Martin Hunt was referred by his GP to the Edinburgh Leisure Get Moving programme, and was keen to show us what a difference it has made to his health, hoping perhaps to encourage others.
The programme is run in collaboration with NHS Lothian to help people adopt a healthier lifestyle. Participants can either refer themselves to the initial 10 week group programme or seek a referral from their GP. The programme is a series of dietary and behaviour change sessions supporting people to make small changes which may help them lose about 5 to 10 per cent of their body weight. The groups are small and last for just an hour at each of the ten sessions.
Paulina Zawiska, Active Communities Supervisor with Edinburgh Leisure met Martin about a year ago when he was a participant at one of Edinburgh Leisure’s courses. She said: “Martin joined the gym and got engaged with us. Now, he is on our Get Moving Weight Management programme which is a full year programme that helps people change their eating habits, become a bit more active and just become healthier.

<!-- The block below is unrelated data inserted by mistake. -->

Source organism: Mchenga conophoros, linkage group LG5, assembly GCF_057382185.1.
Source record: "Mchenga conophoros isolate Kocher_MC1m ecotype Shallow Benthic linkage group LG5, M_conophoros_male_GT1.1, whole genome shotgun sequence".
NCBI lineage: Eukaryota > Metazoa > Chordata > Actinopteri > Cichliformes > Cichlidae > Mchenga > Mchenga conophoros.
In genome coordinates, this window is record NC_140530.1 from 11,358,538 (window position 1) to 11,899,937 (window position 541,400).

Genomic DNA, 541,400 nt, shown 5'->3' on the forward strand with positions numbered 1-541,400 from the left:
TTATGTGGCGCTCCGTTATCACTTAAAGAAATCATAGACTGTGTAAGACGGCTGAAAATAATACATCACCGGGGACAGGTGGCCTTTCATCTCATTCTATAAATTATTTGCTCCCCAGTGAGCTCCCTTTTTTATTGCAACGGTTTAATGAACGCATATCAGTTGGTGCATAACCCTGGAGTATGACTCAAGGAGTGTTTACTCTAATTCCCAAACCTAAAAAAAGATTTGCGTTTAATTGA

“It is run along with NHS and once a person has been referred by their GP we invite them to come along and start with a ten week intervention. We see them on a weekly basis giving them advice and encouragement, with some tips on how to change their lifestyle. After that we have catch ups at three, six and nine months to see that they are still on track, to help with any issues.
“As we do with everyone, we start by giving a little bit more advice about how to make healthier choices, how to manage portion sizes, how to start physical activity – where to start and what to do. Martin did not really need too much help. We all know what we need to do, and what we should be doing. It is just that sometimes we need a little push to walk a little bit more, to choose brown pasta over white pasta, so it is the little things here and there.”
As far as exercise goes, Paulina says the best exercise is the one that you enjoy. She explained: “For Martin it happened to be the gym – but he swims as well. We always encourage people to do what they like to do the most because that way they will stick with it.”
Paulina was very complimentary of Martin’s own progress on the course. She said he had stayed engaged throughout the programme, asking about what else he could do to continue to make steady gradual change. She said he did not expect miracles but he had his long term goals in sight, to reduce any reliance on medication for example.
Paulina said: “Even the pandemic did not phase him. He is still here and still going strong. I think he is doing fantastically well.”
Martin had been referred by his GP, but there is also an option to refer yourself to take part in the programme with classes running at gyms all over the city during the day, in the evenings and at weekends.